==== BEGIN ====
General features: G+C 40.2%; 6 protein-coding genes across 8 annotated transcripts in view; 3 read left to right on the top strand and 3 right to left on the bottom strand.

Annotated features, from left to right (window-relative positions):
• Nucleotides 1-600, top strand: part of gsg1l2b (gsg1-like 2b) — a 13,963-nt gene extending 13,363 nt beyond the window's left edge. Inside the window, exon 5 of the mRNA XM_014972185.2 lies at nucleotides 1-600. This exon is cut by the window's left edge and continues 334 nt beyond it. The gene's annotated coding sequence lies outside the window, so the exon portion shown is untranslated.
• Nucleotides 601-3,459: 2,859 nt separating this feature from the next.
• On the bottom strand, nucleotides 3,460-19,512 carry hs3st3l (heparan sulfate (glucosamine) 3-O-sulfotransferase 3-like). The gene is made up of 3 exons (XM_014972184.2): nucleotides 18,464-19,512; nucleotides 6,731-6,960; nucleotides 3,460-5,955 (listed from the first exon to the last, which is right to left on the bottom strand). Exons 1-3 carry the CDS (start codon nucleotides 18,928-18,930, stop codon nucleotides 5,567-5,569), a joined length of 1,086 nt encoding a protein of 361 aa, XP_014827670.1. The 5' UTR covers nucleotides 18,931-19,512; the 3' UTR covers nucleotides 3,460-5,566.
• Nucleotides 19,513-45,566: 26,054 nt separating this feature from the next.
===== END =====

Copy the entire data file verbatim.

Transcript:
General features: G+C 40.2%; 6 protein-coding genes across 8 annotated transcripts in view; 3 read left to right on the top strand and 3 right to left on the bottom strand.

Annotated features, from left to right (window-relative positions):
• Nucleotides 1-600, top strand: part of gsg1l2b (gsg1-like 2b) — a 13,963-nt gene extending 13,363 nt beyond the window's left edge. Inside the window, exon 5 of the mRNA XM_014972185.2 lies at nucleotides 1-600. This exon is cut by the window's left edge and continues 334 nt beyond it. The gene's annotated coding sequence lies outside the window, so the exon portion shown is untranslated.
• Nucleotides 601-3,459: 2,859 nt separating this feature from the next.
• On the bottom strand, nucleotides 3,460-19,512 carry hs3st3l (heparan sulfate (glucosamine) 3-O-sulfotransferase 3-like). The gene is made up of 3 exons (XM_014972184.2): nucleotides 18,464-19,512; nucleotides 6,731-6,960; nucleotides 3,460-5,955 (listed from the first exon to the last, which is right to left on the bottom strand). Exons 1-3 carry the CDS (start codon nucleotides 18,928-18,930, stop codon nucleotides 5,567-5,569), a joined length of 1,086 nt encoding a protein of 361 aa, XP_014827670.1. The 5' UTR covers nucleotides 18,931-19,512; the 3' UTR covers nucleotides 3,460-5,566.
• Nucleotides 19,513-45,566: 26,054 nt separating this feature from the next.